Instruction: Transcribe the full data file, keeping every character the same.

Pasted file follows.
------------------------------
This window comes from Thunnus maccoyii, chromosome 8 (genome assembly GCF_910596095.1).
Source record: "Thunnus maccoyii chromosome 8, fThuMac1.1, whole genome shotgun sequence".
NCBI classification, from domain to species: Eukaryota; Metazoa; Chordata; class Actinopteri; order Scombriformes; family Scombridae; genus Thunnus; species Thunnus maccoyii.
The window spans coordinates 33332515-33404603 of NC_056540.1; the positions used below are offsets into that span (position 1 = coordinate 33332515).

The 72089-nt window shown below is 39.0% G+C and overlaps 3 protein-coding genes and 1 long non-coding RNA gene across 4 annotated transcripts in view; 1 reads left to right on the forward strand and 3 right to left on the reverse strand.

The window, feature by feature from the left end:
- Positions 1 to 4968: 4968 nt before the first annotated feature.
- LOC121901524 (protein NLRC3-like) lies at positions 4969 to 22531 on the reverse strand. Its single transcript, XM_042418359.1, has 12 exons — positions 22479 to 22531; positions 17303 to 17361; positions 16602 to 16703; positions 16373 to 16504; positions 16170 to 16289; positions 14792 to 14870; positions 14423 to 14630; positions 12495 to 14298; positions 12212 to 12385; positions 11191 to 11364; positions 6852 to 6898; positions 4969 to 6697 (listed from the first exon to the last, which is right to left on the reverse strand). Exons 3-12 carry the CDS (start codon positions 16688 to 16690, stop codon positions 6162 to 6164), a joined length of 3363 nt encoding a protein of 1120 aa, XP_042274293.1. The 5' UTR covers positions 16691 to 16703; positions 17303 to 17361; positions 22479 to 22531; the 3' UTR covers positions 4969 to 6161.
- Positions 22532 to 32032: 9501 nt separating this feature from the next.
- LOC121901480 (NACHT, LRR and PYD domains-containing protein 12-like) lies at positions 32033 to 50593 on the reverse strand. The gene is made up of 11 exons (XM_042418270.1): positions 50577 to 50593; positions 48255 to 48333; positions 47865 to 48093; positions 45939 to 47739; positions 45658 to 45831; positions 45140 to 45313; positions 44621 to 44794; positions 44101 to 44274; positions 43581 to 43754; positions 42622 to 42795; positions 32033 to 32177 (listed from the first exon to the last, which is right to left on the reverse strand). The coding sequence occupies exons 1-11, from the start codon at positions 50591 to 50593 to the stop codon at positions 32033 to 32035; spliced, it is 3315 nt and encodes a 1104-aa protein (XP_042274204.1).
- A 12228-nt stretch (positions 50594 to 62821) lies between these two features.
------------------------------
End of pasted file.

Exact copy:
This window comes from Thunnus maccoyii, chromosome 8 (genome assembly GCF_910596095.1).
Source record: "Thunnus maccoyii chromosome 8, fThuMac1.1, whole genome shotgun sequence".
NCBI classification, from domain to species: Eukaryota; Metazoa; Chordata; class Actinopteri; order Scombriformes; family Scombridae; genus Thunnus; species Thunnus maccoyii.
The window spans coordinates 33332515-33404603 of NC_056540.1; the positions used below are offsets into that span (position 1 = coordinate 33332515).

The 72089-nt window shown below is 39.0% G+C and overlaps 3 protein-coding genes and 1 long non-coding RNA gene across 4 annotated transcripts in view; 1 reads left to right on the forward strand and 3 right to left on the reverse strand.

The window, feature by feature from the left end:
- Positions 1 to 4968: 4968 nt before the first annotated feature.
- LOC121901524 (protein NLRC3-like) lies at positions 4969 to 22531 on the reverse strand. Its single transcript, XM_042418359.1, has 12 exons — positions 22479 to 22531; positions 17303 to 17361; positions 16602 to 16703; positions 16373 to 16504; positions 16170 to 16289; positions 14792 to 14870; positions 14423 to 14630; positions 12495 to 14298; positions 12212 to 12385; positions 11191 to 11364; positions 6852 to 6898; positions 4969 to 6697 (listed from the first exon to the last, which is right to left on the reverse strand). Exons 3-12 carry the CDS (start codon positions 16688 to 16690, stop codon positions 6162 to 6164), a joined length of 3363 nt encoding a protein of 1120 aa, XP_042274293.1. The 5' UTR covers positions 16691 to 16703; positions 17303 to 17361; positions 22479 to 22531; the 3' UTR covers positions 4969 to 6161.
- Positions 22532 to 32032: 9501 nt separating this feature from the next.
- LOC121901480 (NACHT, LRR and PYD domains-containing protein 12-like) lies at positions 32033 to 50593 on the reverse strand. The gene is made up of 11 exons (XM_042418270.1): positions 50577 to 50593; positions 48255 to 48333; positions 47865 to 48093; positions 45939 to 47739; positions 45658 to 45831; positions 45140 to 45313; positions 44621 to 44794; positions 44101 to 44274; positions 43581 to 43754; positions 42622 to 42795; positions 32033 to 32177 (listed from the first exon to the last, which is right to left on the reverse strand). The coding sequence occupies exons 1-11, from the start codon at positions 50591 to 50593 to the stop codon at positions 32033 to 32035; spliced, it is 3315 nt and encodes a 1104-aa protein (XP_042274204.1).
- A 12228-nt stretch (positions 50594 to 62821) lies between these two features.